PCOS and Me... A Little update

PCOS, polycystic ovary syndrome

As I've blogged about before, I have PCOS.  Lots of women do, apparently, it affects 1 in 5 women in the UK (source) and whilst many women are thought not to have any symptoms, I do and I've been struggling with them for a long time now.  I have a few niggling issues but those that have been bothering me the most are:

Lack of period
Continued weight gain
Hair loss

The lack of period has been particularly concerning to me as my last was in the summer and when I was first diagnosed, I was told that if there was no period for three months I would need medication to trigger a bleed, followed by a scan to check my womb lining had properly reduced (PCOS sufferers have an increased risk of endometrial cancer). 

Last week I finally went back to see the Doctors. Luckily for me, I saw a female Doctor as my Doctor has now retired - I never found him to be particularly sympathetic towards women's health issues, which is why it has taken me so long to go back to see them.  Initially, I came away from my appointment feeling quite 'meh' towards it all but I feel better having had the chance to reflect.  

Following my initial diagnosis, I felt very much as though I was being left to fend for myself with improving my health and PCOS symptoms.  I was told to lose weight and "... simply eat less and move more... it is not that difficult..." And so I went away and tried to lose weight. And failed.  I increased my activity levels and was careful with food and still failed. And so, when I went back to see the Doctor I told her I needed help and asked for metformin, which many PCOS sufferers seem to be prescribed as it helps to balance insulin levels. I was again denied it but this time was prescribed Orlistat. Whilst I agreed to give it a try, I was a little unhappy about it as the Doctor didn't tell me anything about the side effects which I later found out about when I did some reading up on it.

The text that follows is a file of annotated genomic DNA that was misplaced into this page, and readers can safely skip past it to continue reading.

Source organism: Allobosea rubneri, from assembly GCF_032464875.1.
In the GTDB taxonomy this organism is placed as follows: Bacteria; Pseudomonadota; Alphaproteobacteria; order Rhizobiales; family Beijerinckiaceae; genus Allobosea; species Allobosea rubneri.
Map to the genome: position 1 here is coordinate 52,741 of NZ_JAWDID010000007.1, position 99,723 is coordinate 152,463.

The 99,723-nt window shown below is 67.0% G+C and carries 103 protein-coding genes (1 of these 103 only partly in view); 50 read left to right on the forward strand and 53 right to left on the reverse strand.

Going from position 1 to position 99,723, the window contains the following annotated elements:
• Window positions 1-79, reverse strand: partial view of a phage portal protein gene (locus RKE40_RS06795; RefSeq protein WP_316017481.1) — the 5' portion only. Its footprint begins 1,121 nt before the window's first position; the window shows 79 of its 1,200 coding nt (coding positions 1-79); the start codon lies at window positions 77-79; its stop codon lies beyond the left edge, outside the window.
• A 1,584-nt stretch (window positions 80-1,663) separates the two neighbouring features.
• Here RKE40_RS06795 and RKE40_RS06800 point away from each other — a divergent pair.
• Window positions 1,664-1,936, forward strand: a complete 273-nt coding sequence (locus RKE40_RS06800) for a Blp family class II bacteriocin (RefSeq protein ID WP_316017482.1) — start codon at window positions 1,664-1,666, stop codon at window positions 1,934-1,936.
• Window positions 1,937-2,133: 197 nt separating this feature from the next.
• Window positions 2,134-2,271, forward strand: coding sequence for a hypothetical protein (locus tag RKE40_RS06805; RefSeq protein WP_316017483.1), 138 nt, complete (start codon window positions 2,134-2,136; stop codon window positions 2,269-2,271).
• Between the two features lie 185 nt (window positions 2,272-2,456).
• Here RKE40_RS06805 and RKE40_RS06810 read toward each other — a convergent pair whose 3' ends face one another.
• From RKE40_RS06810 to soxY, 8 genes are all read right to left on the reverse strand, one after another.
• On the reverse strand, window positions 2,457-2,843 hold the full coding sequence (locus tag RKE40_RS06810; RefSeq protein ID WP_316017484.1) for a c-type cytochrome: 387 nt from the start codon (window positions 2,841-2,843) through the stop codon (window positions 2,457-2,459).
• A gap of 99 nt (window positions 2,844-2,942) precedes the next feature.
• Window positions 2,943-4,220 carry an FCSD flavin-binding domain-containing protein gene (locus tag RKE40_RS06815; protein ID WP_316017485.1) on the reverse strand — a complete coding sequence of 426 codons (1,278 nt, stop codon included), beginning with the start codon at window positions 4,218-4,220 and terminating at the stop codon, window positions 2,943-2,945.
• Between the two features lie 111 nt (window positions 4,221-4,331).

I'm disappointed in myself for getting to this stage as obviously my entire weight gain over the years cannot be blamed solely on PCOS. I would have preferred not to have taken something to help but I clearly cannot do this on my own.  According to this article, the average Brit walks less than half a mile a day.  I do anywhere between 10,000 and 15,000 steps a day, with 10,000 being approximately 4 miles, so it is not as though I'm lazy.  I've been on it for just under a fortnight and already I've noticed a good loss, although I won't be going by my scales but rather the official weigh-in a monthly basis at the surgery.  Regardless, it gives me hope that this might be enough to help with regards to the weight issues, finger's crossed. Now, if we could just balance out my hormones so that I don't flit from rage to weeping at the drop of a hat and stop my hair from falling out everywhere, that would be GREAT... 

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